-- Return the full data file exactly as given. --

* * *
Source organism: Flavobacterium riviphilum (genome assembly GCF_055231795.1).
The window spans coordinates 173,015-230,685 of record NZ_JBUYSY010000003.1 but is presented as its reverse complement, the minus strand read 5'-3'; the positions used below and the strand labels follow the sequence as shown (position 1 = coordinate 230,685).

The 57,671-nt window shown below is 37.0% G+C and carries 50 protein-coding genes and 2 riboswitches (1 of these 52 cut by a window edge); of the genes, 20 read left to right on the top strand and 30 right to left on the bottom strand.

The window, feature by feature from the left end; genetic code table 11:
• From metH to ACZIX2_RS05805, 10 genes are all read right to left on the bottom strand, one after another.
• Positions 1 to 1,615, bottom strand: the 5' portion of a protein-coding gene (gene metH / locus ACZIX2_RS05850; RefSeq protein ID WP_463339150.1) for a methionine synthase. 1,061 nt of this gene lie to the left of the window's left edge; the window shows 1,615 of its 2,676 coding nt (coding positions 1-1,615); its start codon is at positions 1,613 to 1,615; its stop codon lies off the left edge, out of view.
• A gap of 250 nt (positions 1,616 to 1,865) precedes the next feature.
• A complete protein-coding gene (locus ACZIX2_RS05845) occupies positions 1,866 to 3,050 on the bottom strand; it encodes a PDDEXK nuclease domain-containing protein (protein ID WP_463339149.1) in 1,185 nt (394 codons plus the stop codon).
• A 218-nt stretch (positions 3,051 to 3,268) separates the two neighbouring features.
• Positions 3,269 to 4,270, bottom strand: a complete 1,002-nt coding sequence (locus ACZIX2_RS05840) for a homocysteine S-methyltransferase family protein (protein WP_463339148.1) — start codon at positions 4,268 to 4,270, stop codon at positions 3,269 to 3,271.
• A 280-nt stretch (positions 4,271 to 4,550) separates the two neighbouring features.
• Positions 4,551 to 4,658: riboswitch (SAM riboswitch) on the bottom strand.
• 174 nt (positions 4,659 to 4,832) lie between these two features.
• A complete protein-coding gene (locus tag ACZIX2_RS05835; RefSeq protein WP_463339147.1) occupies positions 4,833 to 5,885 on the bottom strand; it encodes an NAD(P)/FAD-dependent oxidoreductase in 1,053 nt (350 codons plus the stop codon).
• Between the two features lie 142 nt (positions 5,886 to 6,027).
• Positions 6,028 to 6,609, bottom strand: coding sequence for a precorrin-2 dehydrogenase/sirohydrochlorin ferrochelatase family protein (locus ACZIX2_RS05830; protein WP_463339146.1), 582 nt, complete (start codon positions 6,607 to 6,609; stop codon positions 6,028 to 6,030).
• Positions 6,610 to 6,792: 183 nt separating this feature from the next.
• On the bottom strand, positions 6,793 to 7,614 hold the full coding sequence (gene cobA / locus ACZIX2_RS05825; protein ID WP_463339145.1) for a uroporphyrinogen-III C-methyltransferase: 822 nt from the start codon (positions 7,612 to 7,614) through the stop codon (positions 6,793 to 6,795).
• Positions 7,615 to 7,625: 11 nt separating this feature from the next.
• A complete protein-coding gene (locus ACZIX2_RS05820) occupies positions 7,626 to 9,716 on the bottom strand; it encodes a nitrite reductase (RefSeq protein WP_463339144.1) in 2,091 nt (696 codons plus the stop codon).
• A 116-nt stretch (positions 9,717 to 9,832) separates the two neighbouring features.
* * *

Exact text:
Source organism: Flavobacterium riviphilum (genome assembly GCF_055231795.1).
The window spans coordinates 173,015-230,685 of record NZ_JBUYSY010000003.1 but is presented as its reverse complement, the minus strand read 5'-3'; the positions used below and the strand labels follow the sequence as shown (position 1 = coordinate 230,685).

The 57,671-nt window shown below is 37.0% G+C and carries 50 protein-coding genes and 2 riboswitches (1 of these 52 cut by a window edge); of the genes, 20 read left to right on the top strand and 30 right to left on the bottom strand.

The window, feature by feature from the left end; genetic code table 11:
• From metH to ACZIX2_RS05805, 10 genes are all read right to left on the bottom strand, one after another.
• Positions 1 to 1,615, bottom strand: the 5' portion of a protein-coding gene (gene metH / locus ACZIX2_RS05850; RefSeq protein ID WP_463339150.1) for a methionine synthase. 1,061 nt of this gene lie to the left of the window's left edge; the window shows 1,615 of its 2,676 coding nt (coding positions 1-1,615); its start codon is at positions 1,613 to 1,615; its stop codon lies off the left edge, out of view.
• A gap of 250 nt (positions 1,616 to 1,865) precedes the next feature.
• A complete protein-coding gene (locus ACZIX2_RS05845) occupies positions 1,866 to 3,050 on the bottom strand; it encodes a PDDEXK nuclease domain-containing protein (protein ID WP_463339149.1) in 1,185 nt (394 codons plus the stop codon).
• A 218-nt stretch (positions 3,051 to 3,268) separates the two neighbouring features.
• Positions 3,269 to 4,270, bottom strand: a complete 1,002-nt coding sequence (locus ACZIX2_RS05840) for a homocysteine S-methyltransferase family protein (protein WP_463339148.1) — start codon at positions 4,268 to 4,270, stop codon at positions 3,269 to 3,271.
• A 280-nt stretch (positions 4,271 to 4,550) separates the two neighbouring features.
• Positions 4,551 to 4,658: riboswitch (SAM riboswitch) on the bottom strand.
• 174 nt (positions 4,659 to 4,832) lie between these two features.
• A complete protein-coding gene (locus tag ACZIX2_RS05835; RefSeq protein WP_463339147.1) occupies positions 4,833 to 5,885 on the bottom strand; it encodes an NAD(P)/FAD-dependent oxidoreductase in 1,053 nt (350 codons plus the stop codon).
• Between the two features lie 142 nt (positions 5,886 to 6,027).
• Positions 6,028 to 6,609, bottom strand: coding sequence for a precorrin-2 dehydrogenase/sirohydrochlorin ferrochelatase family protein (locus ACZIX2_RS05830; protein WP_463339146.1), 582 nt, complete (start codon positions 6,607 to 6,609; stop codon positions 6,028 to 6,030).
• Positions 6,610 to 6,792: 183 nt separating this feature from the next.
• On the bottom strand, positions 6,793 to 7,614 hold the full coding sequence (gene cobA / locus ACZIX2_RS05825; protein ID WP_463339145.1) for a uroporphyrinogen-III C-methyltransferase: 822 nt from the start codon (positions 7,612 to 7,614) through the stop codon (positions 6,793 to 6,795).
• Positions 7,615 to 7,625: 11 nt separating this feature from the next.
• A complete protein-coding gene (locus ACZIX2_RS05820) occupies positions 7,626 to 9,716 on the bottom strand; it encodes a nitrite reductase (RefSeq protein WP_463339144.1) in 2,091 nt (696 codons plus the stop codon).
• A 116-nt stretch (positions 9,717 to 9,832) separates the two neighbouring features.